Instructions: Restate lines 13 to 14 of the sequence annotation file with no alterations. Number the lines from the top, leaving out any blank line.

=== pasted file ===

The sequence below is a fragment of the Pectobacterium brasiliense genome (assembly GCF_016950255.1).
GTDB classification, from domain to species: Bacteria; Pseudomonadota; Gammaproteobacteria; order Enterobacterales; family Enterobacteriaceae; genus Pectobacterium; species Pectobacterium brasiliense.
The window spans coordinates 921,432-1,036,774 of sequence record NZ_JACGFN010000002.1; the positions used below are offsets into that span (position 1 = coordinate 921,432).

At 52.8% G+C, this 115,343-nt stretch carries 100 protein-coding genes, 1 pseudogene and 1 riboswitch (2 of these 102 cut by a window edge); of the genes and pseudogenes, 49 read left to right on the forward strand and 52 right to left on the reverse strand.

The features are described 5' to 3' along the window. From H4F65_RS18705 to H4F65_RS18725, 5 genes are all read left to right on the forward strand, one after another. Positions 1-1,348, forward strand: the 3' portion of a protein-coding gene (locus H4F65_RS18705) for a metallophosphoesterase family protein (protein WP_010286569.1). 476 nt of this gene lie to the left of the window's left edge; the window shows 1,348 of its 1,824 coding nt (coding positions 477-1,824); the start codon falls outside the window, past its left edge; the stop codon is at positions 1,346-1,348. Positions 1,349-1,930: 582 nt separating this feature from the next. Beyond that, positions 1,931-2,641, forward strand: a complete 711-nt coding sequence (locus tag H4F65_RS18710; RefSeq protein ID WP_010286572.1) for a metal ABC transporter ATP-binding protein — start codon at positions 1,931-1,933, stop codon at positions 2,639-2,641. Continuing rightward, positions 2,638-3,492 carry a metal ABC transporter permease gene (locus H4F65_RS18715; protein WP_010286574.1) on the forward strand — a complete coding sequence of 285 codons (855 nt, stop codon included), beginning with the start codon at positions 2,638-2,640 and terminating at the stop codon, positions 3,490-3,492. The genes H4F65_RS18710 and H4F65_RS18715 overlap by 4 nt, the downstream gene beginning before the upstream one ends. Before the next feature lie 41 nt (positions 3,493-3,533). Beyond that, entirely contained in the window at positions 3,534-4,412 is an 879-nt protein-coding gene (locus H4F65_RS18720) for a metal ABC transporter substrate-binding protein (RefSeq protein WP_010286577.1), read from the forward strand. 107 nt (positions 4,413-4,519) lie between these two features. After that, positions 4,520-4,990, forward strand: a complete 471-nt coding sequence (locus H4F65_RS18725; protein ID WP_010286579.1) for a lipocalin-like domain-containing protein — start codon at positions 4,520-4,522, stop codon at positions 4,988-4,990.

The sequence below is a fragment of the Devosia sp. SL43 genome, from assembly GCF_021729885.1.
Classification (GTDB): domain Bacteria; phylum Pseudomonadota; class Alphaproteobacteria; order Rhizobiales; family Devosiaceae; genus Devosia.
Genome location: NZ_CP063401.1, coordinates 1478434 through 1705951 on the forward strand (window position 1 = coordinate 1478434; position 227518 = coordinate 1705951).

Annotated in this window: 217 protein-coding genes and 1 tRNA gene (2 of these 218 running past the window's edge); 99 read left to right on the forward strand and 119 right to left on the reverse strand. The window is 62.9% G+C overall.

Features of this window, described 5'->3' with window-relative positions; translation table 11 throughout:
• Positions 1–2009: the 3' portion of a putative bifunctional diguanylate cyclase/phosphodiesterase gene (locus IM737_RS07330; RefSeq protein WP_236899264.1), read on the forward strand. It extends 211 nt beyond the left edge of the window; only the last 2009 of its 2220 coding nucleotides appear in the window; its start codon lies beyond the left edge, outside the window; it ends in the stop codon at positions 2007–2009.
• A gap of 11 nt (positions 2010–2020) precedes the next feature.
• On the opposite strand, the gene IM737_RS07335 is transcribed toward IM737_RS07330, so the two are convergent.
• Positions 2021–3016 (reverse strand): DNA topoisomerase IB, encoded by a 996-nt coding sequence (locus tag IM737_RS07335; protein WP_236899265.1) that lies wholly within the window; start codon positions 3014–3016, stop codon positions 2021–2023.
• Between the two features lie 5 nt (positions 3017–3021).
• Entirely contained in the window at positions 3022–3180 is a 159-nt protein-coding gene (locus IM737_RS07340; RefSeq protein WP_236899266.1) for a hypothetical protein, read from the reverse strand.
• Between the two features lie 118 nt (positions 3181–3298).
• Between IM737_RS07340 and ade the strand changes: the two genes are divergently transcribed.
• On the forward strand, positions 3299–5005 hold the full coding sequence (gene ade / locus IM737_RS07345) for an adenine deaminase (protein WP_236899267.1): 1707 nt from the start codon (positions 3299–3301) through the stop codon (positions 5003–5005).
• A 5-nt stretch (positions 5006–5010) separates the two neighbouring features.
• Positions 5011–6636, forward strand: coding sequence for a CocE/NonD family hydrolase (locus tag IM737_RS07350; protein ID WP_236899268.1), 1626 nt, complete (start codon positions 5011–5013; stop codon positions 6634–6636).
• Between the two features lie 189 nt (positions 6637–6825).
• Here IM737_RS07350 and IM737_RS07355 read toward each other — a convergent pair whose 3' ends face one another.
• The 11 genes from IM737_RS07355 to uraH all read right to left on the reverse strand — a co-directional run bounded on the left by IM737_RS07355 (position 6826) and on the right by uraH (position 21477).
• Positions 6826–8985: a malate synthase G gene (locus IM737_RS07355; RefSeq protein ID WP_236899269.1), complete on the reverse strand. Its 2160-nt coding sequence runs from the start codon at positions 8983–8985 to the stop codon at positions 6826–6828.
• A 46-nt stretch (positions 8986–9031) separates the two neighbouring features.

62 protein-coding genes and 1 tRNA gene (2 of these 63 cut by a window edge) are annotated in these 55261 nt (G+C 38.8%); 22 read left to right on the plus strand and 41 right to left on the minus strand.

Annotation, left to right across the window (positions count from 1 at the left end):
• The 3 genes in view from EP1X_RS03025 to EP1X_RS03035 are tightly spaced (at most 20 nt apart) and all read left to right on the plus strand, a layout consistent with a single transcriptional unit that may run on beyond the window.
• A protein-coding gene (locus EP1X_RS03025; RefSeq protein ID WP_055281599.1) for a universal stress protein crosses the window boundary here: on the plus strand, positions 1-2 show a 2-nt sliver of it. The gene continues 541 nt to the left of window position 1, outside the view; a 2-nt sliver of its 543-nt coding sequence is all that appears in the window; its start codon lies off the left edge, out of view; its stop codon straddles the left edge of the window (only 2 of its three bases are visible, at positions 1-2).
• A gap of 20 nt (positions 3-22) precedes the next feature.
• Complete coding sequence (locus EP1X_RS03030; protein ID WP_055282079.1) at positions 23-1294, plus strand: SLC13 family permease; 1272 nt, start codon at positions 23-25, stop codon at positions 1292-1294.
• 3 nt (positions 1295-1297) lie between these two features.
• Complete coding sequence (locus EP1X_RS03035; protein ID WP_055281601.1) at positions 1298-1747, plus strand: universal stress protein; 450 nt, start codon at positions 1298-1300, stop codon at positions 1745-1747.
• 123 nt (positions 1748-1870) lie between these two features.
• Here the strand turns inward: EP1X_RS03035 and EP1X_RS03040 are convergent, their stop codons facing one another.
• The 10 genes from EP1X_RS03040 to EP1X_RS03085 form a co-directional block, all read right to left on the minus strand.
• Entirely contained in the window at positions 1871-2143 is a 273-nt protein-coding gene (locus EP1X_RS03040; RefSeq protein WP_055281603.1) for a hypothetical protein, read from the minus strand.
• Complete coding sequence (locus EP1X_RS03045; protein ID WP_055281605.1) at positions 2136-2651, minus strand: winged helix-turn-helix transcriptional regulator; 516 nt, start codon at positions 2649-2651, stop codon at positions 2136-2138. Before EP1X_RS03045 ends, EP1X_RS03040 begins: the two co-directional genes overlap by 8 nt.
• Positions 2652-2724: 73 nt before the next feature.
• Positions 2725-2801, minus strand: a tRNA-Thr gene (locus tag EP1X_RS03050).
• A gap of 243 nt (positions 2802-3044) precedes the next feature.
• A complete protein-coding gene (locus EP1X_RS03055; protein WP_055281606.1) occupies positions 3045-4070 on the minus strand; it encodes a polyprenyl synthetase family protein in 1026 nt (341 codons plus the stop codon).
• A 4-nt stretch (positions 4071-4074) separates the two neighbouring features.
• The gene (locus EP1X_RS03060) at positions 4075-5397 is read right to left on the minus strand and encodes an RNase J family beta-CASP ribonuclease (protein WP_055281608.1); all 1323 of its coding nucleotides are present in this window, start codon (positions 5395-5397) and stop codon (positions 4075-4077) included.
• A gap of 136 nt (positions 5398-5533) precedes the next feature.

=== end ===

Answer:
• On the opposite strand, the gene IM737_RS07335 is transcribed toward IM737_RS07330, so the two are convergent.
• Positions 2021–3016 (reverse strand): DNA topoisomerase IB, encoded by a 996-nt coding sequence (locus tag IM737_RS07335; protein WP_236899265.1) that lies wholly within the window; start codon positions 3014–3016, stop codon positions 2021–2023.